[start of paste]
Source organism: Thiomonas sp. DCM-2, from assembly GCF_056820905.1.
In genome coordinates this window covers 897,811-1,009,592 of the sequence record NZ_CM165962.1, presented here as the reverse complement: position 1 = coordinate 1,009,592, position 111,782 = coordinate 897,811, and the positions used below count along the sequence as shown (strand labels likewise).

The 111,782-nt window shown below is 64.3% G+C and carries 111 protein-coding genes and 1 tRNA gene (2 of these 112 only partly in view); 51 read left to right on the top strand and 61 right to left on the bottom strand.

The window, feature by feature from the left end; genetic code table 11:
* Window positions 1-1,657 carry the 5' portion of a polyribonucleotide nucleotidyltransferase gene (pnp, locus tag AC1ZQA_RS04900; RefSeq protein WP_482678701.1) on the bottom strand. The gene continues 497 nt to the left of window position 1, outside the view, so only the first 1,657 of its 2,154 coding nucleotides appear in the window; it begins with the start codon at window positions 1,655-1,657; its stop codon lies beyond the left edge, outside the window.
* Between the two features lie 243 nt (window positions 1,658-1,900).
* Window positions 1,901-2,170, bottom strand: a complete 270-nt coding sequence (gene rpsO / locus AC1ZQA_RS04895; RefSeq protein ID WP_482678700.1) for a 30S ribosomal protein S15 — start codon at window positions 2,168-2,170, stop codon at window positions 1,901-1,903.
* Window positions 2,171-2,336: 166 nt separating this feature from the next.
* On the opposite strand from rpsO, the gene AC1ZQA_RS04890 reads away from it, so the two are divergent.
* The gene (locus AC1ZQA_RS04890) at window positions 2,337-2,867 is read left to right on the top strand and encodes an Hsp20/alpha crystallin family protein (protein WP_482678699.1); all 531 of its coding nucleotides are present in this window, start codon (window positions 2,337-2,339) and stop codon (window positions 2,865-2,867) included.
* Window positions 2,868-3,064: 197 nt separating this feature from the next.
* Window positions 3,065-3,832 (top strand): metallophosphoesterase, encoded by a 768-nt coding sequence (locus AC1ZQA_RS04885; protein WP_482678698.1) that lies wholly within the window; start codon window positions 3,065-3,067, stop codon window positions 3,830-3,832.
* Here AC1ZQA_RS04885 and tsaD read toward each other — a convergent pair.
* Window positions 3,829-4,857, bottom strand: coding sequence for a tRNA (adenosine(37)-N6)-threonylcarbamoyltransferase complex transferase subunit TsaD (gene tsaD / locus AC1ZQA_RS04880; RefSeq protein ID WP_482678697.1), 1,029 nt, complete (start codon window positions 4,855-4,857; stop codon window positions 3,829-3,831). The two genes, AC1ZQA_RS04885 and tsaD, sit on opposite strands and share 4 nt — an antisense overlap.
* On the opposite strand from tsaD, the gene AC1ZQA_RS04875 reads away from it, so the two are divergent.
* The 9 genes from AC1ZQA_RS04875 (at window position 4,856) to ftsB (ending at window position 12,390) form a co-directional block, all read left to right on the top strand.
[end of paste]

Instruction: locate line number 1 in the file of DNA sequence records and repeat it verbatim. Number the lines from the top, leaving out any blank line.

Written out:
Source organism: Thiomonas sp. DCM-2, from assembly GCF_056820905.1.